We were scheduled to have the surgery at 4:30pm. Around 4, Dave and Marla suited up for surgery, and I started to freak out. My mind was a playground for fear. It was overwhelming. I was so nervous about the surgery. I started feeling claustrophobic and anxious. I couldn't be still. Finally, close to 6pm, they came to get me. I had mentioned to Dave that we could just leave. We didn't HAVE to stay!
I got prepped for the surgery, and I felt like I had been abducted by aliens. I'll spare you the gory details, but I will say that lying on a table for the world to see with bright lights above and a bunch of masked people around staring at you is definitely otherworldly and added to my fear and anxiety.
They had to keep giving me more medicine in the epidural because I still had some "hot spots" on my belly where I had sensation. That was a little unsettling! Because they upped my dosage so much, I began shaking uncontrollably, just as I had with my epidurals with Sam and Maryn (which was the first of many reasons I had a natural birth with Lucy). They tried to blame it on the fact that I was giving birth, but I knew better. I didn't have that awful full body shaking with Lucy. They tried counter-acting it with Demerol. I would get temporary relief, but then it would start up again. One anesthesiologist was super sweet and reassuring. I appreciated him.
The boys came out crying and healthy. I don't remember many details, but they did show me the babies. Thankfully, there are pictures that Marla and Dave took so I have proof! Dave said I seemed really subdued and not quite myself while I was in there. I kept remembering a story someone told me about a surgery they had, and unfortunately, his anesthesia didn't work. An angel (he supposes) appeared to him and said, "The kingdom of heaven lies within; go within!" I kept repeating the phrase in my mind, over and over, and just hid myself in the secret place with Jesus. I was so scared, but thinking about Him being with me calmed me.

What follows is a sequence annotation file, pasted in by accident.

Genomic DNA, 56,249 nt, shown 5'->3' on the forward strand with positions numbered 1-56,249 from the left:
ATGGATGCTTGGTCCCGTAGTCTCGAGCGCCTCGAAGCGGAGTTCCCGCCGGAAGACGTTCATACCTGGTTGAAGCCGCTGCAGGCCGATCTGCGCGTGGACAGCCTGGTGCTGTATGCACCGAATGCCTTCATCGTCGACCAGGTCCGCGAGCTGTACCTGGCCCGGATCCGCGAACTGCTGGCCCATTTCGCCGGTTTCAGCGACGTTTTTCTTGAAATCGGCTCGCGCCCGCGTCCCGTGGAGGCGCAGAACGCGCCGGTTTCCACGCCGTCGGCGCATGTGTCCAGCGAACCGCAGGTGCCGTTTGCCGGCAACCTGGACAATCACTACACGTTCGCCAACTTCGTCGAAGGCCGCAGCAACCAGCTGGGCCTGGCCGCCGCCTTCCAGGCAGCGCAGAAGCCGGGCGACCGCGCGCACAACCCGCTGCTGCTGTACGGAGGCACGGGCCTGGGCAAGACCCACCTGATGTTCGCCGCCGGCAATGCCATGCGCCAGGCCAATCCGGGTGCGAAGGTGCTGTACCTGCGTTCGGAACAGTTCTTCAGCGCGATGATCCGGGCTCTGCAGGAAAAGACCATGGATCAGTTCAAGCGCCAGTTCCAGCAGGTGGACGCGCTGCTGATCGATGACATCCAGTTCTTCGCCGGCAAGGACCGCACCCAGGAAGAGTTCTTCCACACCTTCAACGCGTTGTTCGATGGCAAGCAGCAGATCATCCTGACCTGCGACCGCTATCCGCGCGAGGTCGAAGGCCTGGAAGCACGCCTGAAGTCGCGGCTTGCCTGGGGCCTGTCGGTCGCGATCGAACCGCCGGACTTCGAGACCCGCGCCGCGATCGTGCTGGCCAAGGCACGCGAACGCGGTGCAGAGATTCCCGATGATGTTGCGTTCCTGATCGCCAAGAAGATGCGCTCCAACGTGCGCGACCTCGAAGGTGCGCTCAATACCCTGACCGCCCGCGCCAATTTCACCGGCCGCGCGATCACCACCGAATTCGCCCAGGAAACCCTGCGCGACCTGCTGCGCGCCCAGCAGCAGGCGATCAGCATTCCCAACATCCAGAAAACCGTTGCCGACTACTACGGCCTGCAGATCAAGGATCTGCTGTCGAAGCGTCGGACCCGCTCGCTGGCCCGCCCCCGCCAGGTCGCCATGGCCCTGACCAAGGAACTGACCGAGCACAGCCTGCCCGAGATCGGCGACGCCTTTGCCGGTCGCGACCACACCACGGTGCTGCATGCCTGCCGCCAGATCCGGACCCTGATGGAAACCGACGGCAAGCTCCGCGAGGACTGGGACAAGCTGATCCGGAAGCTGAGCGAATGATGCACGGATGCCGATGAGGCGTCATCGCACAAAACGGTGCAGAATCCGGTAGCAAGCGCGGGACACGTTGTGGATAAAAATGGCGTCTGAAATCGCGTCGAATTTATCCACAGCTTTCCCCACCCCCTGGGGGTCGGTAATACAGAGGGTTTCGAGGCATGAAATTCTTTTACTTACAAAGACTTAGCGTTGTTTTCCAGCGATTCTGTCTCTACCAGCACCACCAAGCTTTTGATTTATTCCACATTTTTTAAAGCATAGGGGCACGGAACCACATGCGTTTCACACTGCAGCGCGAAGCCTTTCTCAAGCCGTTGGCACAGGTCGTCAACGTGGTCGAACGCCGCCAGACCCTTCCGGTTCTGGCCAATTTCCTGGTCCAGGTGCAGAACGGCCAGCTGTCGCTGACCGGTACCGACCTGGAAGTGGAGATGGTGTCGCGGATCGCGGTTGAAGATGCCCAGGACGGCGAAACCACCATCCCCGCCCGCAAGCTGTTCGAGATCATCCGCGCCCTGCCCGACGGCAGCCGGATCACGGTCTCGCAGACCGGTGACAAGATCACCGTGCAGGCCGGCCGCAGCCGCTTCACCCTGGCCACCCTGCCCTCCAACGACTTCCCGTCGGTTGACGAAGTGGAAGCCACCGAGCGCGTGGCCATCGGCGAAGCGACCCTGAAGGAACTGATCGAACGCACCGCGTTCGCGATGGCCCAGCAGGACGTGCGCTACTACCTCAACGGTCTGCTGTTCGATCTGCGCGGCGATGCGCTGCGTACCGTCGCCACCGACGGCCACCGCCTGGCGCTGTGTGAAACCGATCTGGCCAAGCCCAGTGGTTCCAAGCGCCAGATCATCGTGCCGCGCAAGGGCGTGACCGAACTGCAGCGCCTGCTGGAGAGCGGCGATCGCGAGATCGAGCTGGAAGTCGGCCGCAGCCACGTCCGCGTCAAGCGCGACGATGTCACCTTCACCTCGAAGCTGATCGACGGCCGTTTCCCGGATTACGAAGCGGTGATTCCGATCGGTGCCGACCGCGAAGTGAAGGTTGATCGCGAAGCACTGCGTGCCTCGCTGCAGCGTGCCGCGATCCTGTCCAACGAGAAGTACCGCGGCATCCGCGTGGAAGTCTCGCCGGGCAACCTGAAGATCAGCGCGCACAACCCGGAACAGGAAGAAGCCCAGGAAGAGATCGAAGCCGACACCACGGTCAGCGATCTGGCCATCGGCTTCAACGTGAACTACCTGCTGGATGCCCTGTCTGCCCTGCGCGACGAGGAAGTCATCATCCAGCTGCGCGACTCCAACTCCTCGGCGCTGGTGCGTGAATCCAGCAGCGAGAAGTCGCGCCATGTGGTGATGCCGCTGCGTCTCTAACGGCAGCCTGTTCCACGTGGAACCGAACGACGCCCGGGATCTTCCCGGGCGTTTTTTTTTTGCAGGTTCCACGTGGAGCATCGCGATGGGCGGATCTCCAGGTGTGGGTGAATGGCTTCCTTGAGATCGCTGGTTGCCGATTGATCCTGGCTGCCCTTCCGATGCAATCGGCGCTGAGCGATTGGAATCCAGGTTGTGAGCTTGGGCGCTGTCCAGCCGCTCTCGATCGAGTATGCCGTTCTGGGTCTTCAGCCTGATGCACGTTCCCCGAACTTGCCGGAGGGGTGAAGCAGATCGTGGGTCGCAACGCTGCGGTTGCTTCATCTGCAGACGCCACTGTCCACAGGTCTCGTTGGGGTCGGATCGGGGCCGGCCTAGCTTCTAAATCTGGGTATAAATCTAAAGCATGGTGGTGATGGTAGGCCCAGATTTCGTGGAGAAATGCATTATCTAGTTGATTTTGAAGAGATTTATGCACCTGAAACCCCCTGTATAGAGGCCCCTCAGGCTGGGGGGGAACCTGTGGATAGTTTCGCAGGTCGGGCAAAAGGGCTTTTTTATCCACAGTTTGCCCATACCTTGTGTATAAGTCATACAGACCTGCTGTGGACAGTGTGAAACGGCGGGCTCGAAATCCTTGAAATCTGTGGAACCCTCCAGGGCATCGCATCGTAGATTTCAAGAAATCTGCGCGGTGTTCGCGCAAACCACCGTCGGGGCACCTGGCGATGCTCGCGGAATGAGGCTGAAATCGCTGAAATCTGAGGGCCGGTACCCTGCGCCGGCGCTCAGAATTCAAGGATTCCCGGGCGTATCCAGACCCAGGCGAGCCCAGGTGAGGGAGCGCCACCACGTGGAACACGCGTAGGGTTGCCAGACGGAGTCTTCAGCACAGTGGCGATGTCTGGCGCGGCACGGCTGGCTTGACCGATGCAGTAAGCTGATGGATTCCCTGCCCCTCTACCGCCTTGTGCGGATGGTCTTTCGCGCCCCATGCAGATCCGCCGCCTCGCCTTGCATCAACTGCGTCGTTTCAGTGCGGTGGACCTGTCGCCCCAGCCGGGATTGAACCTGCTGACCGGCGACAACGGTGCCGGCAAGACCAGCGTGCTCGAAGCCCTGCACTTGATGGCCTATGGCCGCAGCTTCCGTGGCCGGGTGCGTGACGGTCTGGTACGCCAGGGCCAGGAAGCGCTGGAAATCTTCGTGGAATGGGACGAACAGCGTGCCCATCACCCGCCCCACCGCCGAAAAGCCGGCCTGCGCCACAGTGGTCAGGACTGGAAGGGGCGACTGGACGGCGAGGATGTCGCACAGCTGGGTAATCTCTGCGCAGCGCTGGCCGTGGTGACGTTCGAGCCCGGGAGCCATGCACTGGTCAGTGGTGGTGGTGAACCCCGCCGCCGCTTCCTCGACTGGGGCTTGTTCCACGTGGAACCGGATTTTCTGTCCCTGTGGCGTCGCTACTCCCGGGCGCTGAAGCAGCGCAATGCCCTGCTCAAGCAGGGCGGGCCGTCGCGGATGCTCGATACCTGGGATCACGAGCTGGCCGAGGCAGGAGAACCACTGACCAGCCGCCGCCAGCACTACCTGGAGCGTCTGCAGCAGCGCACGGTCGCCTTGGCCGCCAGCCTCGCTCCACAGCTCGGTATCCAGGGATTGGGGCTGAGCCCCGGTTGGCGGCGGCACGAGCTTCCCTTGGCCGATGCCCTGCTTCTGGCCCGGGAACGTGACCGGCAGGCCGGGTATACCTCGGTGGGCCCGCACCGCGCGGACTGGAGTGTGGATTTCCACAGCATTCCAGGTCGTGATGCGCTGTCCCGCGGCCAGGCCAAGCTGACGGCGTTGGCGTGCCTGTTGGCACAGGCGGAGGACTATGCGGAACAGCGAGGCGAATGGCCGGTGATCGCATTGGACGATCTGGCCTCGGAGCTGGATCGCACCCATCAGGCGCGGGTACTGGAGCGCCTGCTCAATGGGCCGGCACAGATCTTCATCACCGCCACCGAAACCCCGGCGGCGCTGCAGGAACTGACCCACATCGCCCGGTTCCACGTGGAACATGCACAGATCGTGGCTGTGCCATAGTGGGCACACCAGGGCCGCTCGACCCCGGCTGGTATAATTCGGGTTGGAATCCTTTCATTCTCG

Felix and Me
Milo and Me
Marla cried out, "NICU is leaving!" I felt relief wash over me to know my babies were healthy. Felix's APGAR was 8/9 and Milo's was 9/9. I was so thankful.
Felix and Milo
Marla stayed right next to me, distracting me while I was being sewn up. Dave stayed with the babies. I was most brokenhearted about not getting to hold my babies right away, next to my skin. But the next best thing was that their daddy was right there with them.
Before I knew it, everything was done, and they moved me to a bed to wheel me back to my recovery room. Evidently, I held the babies as I was wheeled back.
The next couple of hours is a blur. Marla says I kept telling the anesthesiologist that "I loved my natural birth," over and over. That makes me laugh! I don't remember it at all.
I did get to nurse the boys--at the same time, and it was beautiful. They were so alert, and from the start until now, they have been nursing non-stop! They were not sleepy like my other babies had been, only eating once or twice the first day--nope, they ate every 2 hours (or less than 2!).
I was glad when the fog began to clear for me, and I could enjoy my boys. Dave has been my true partner. I never have to wonder if he's going to help me with breastfeeding or diaper changes or soothing sad babies. He jumps in with both feet. I am so thankful he is a hands-on daddy.
The boys are growing SO well. They are getting big--FAST. In the first two weeks, Felix gained 1.5 lbs and Milo gained 1.25 lbs! They are not identical, and we have been able to tell them apart since the 2nd day of their life (the 1st day was a little harder!).
Milo and Felix
Felix (happy, blessed, fortunate) Josiah (fire of the Lord; healer) was the firstborn--smaller than Milo, but definitely a firstborn. He's been fussier than Milo and more tense. He has deep set eyes, and he makes the funniest face where his eyes move back and forth. We call him "Shifty Eyes." He is so sweet and has a tiny head. He is a BLESSING from the Lord, and he is part of the healing God has done in our hearts after losing a baby last year.
Milo (merciful and generous) Zane (God is gracious) was our secondborn. He is a chunk. Geidl babies are long and skinny, and we've yet to have one that is a roly-poly butterball. I don't know if Milo will be that baby, but he is getting heavy!!! His cheeks might weigh a couple of pounds by themselves! He's generally pretty content and quiet, but the last week, he has showed us he can scream with the best of 'em! His hair is reddish (not nearly as red as Samuel's, but definitely reddish) and he looks a lot like Samuel did as a baby. He is such a gift of mercy and grace--not just one baby but TWO!!! Milo was our second blessing in this pregnancy--the gift we didn't expect. He is a picture of restoration for us.
Thank you for supporting us prayerfully in our journey. Please continue to do so!!!